That is a very good point - it is easy to become over-sold if the resources are not there to meet an increase in production.  One of the main points of making a ready stock instead of doing all MTO, as I suggested above, is to smooth out the peaks and troughs in demand - you can make at a constant rate even if sales fluctuate.  And to be fair, many of Meermin's problems come from taking orders that are not based on existing stock - all the problems of MTO even with their standard range.  

 

But you're right that overall growth can still be hard to manage, especially when you don't necessarily have a large pool of available workers with the high level of skills.  The lead in time to expand your staff could be very long.

 

So is it a case of "be careful what you wish for"?

post #5727 of 12515
Quote:
Originally Posted by mimo View Post

Quote:
Originally Posted by joiji View Post

Tom, are Vass able to handle rapid expansion? Say 200 or 300%? As we've seen with Meermin, the increased expansion has led to quality control problems, sometimes major ones, as well as lengthy wait times. I'd love for Vass to become more well known, as I'm sure it would open up possibilities we don't currently have with them as customers, but I'm wary of either: massive price increases to reduce the new demand created by iGents interest, or dilution of a very well cultured brand up until this point.

 

That is a very good point - it is easy to become over-sold if the resources are not there to meet an increase in production.  One of the main points of making a ready stock instead of doing all MTO, as I suggested above, is to smooth out the peaks and troughs in demand - you can make at a constant rate even if sales fluctuate.  And to be fair, many of Meermin's problems come from taking orders that are not based on existing stock - all the problems of MTO even with their standard range.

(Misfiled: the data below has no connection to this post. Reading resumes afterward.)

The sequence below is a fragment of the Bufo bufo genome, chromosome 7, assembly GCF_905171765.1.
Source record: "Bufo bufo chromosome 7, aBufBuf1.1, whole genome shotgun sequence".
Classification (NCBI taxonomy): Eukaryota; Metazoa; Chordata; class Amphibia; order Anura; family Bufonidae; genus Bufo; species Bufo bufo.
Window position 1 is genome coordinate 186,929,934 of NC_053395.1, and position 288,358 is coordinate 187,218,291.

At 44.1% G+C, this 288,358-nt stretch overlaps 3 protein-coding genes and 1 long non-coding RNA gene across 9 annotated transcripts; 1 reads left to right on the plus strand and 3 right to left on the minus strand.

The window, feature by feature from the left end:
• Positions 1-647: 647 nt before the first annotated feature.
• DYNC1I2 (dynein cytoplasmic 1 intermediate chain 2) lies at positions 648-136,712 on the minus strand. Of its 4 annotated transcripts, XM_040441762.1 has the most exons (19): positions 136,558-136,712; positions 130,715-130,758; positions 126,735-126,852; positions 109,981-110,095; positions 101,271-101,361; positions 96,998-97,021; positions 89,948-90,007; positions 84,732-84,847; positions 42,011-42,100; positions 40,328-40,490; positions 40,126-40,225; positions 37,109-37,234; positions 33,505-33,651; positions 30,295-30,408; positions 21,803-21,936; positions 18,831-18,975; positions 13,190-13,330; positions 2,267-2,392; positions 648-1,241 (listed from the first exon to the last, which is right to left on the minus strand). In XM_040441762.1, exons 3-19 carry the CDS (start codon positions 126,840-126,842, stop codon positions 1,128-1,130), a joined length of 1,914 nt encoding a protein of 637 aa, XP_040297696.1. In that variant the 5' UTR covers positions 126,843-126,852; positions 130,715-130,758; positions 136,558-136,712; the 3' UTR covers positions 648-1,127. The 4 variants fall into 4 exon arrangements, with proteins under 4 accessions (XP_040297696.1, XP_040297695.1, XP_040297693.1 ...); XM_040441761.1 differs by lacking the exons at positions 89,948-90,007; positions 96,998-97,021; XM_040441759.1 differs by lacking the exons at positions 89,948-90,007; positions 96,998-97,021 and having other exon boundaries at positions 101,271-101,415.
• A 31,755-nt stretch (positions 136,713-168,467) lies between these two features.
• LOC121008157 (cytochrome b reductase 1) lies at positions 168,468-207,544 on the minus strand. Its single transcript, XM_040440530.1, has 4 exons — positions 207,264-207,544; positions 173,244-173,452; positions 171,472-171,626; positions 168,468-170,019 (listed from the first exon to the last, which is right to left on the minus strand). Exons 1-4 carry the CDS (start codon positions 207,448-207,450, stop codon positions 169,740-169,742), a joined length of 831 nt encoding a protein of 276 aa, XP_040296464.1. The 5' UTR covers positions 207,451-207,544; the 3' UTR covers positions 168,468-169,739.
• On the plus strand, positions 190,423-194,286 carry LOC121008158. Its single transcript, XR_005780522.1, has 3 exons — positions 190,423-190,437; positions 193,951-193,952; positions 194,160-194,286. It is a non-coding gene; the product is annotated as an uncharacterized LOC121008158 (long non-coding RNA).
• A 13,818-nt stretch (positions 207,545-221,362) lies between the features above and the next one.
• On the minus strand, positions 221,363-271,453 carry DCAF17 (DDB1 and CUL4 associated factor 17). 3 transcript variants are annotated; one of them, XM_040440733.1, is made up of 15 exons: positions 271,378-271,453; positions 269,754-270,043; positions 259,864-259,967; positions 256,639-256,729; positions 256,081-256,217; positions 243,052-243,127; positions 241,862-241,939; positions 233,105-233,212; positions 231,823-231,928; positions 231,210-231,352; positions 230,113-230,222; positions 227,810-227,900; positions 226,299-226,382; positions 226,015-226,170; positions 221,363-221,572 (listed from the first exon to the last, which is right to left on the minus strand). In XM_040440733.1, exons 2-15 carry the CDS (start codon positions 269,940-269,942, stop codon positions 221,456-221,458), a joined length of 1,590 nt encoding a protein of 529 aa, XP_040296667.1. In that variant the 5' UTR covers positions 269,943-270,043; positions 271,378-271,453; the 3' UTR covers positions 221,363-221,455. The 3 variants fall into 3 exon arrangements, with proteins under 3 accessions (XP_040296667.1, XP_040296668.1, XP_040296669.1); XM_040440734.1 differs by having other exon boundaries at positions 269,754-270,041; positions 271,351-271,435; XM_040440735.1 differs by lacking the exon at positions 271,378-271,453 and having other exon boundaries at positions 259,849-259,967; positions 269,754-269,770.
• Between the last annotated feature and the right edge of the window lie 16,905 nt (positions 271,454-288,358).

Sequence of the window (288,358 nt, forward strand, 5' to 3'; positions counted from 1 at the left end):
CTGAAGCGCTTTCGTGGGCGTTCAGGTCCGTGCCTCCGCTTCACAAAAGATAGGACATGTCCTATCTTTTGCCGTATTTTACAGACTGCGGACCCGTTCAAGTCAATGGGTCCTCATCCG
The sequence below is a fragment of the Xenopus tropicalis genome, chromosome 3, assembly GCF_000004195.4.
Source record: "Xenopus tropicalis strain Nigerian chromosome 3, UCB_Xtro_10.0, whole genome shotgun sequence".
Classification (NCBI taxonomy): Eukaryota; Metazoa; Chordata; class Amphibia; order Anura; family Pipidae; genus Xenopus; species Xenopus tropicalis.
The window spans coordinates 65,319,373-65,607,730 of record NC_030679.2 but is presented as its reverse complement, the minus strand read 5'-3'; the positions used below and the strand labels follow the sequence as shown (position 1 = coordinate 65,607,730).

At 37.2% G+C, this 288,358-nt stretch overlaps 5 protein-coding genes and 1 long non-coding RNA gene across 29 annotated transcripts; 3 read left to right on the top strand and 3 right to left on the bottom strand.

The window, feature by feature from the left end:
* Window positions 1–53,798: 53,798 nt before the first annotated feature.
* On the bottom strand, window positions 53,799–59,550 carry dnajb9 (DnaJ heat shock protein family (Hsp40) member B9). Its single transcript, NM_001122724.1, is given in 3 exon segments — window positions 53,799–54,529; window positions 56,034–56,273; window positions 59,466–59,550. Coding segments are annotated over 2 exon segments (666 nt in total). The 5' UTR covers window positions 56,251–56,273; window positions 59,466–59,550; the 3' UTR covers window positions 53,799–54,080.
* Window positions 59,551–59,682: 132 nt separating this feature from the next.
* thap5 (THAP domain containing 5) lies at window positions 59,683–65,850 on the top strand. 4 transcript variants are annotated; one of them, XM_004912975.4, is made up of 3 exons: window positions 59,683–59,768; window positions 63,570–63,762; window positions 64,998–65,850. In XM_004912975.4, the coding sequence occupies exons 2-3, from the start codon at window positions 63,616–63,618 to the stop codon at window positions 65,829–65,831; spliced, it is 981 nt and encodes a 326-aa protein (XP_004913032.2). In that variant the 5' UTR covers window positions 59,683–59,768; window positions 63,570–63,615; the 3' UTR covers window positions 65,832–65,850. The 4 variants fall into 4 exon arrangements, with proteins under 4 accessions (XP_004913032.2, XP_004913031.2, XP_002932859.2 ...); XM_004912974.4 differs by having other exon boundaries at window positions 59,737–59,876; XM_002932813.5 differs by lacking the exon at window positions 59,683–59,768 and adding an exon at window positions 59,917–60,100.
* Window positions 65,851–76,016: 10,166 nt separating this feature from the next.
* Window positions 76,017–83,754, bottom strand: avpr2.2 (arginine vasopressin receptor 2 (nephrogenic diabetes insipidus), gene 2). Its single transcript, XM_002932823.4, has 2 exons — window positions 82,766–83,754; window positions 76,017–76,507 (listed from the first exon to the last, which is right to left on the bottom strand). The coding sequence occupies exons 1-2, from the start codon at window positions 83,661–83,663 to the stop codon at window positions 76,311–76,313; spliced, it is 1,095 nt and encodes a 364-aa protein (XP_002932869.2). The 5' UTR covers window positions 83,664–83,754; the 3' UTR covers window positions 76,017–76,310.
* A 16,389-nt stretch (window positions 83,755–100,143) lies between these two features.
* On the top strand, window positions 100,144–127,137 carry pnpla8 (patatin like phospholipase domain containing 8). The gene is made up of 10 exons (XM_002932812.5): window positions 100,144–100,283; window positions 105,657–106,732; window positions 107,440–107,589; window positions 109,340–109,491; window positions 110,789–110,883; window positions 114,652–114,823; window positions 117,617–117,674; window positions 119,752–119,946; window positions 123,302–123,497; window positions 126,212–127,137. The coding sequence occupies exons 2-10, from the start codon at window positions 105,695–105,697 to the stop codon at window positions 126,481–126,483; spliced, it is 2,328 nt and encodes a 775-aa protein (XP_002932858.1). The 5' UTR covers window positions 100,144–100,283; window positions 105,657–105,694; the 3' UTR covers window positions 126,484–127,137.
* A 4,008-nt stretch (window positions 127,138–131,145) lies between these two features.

But you're right that overall growth can still be hard to manage, especially when you don't necessarily have a large pool of available workers with the high level of skills.  The lead in time to expand your staff could be very long.

 

So is it a case of "be careful what you wish for"?

 

I think so. I'd love to see Vass expand to other countries, but I also don't want to lose their ability to customise every order if people want to. I'd love to see them build up a small set of staple models which are stocked in store, with a vast MTO system for people who are willing to wait. That way, us forum denziens can still fiddle with designs and get something unique, and Vass can set up an online store, produce a set of shoes constantly for restocking purposes, as well as have the ability for stockists to buy from this set of designs for their own stock. I'd be careful until they gain traction about letting stockists order sets of MTO's, but that's just from caution, more than anything. It also gives people a reason to delve into the Vass brand a bit more if they want something special, and build a relationship to get that special pair. *shrug*

post #5728 of 12515

I know it sounds weird but I prefer things just the way they are.

 

I like the idea of consumers having to work a bit for what they want. Old fashioned perhaps but there is a bot of charm to it.

 

Vass (and Razor) are very easy to deal with.

post #5729 of 12515
Quote:
Originally Posted by Roguls View Post


1. Hook up with quality, small retailers here in the States. Epaulet and/or Leffot are the perfect venue.

 

This will almost guarantee unreasonably high and rip-off prices. A large part of the Vass allure is quality/price ratio which is extremely favourable to consumers.

 

With a collaboration like the one above, we will immediately lose the reasonable pricing.

 

If they must tie up with these pricey retailers, so be it, I suppose.

 

But they should keep the option for people to deal with them directly for better pricing.

post #5730 of 12515
This is a completely selfish point of view, but I'd rather Vass stayed "our little secret".

Didn't A Harris start a Vass retail operation for the US back in the day? Did that not end well?